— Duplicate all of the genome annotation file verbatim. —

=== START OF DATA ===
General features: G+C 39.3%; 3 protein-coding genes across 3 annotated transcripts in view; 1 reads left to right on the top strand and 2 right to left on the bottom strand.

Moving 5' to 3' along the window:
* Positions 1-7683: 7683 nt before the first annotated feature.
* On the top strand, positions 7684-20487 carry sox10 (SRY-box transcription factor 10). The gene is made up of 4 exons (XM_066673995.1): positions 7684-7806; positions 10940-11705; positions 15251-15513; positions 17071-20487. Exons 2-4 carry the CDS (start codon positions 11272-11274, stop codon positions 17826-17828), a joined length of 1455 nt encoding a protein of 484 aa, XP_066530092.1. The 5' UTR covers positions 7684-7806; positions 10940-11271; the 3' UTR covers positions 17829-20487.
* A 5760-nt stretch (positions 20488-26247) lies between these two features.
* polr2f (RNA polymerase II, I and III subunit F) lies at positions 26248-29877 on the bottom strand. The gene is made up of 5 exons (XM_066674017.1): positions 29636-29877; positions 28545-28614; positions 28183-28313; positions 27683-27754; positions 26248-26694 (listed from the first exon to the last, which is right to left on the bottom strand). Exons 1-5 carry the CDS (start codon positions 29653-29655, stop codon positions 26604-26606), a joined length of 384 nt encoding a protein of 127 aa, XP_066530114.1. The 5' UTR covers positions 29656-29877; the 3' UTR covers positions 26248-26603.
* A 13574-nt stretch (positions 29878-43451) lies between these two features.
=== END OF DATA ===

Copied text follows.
General features: G+C 39.3%; 3 protein-coding genes across 3 annotated transcripts in view; 1 reads left to right on the top strand and 2 right to left on the bottom strand.

Moving 5' to 3' along the window:
* Positions 1-7683: 7683 nt before the first annotated feature.
* On the top strand, positions 7684-20487 carry sox10 (SRY-box transcription factor 10). The gene is made up of 4 exons (XM_066673995.1): positions 7684-7806; positions 10940-11705; positions 15251-15513; positions 17071-20487. Exons 2-4 carry the CDS (start codon positions 11272-11274, stop codon positions 17826-17828), a joined length of 1455 nt encoding a protein of 484 aa, XP_066530092.1. The 5' UTR covers positions 7684-7806; positions 10940-11271; the 3' UTR covers positions 17829-20487.
* A 5760-nt stretch (positions 20488-26247) lies between these two features.
* polr2f (RNA polymerase II, I and III subunit F) lies at positions 26248-29877 on the bottom strand. The gene is made up of 5 exons (XM_066674017.1): positions 29636-29877; positions 28545-28614; positions 28183-28313; positions 27683-27754; positions 26248-26694 (listed from the first exon to the last, which is right to left on the bottom strand). Exons 1-5 carry the CDS (start codon positions 29653-29655, stop codon positions 26604-26606), a joined length of 384 nt encoding a protein of 127 aa, XP_066530114.1. The 5' UTR covers positions 29656-29877; the 3' UTR covers positions 26248-26603.
* A 13574-nt stretch (positions 29878-43451) lies between these two features.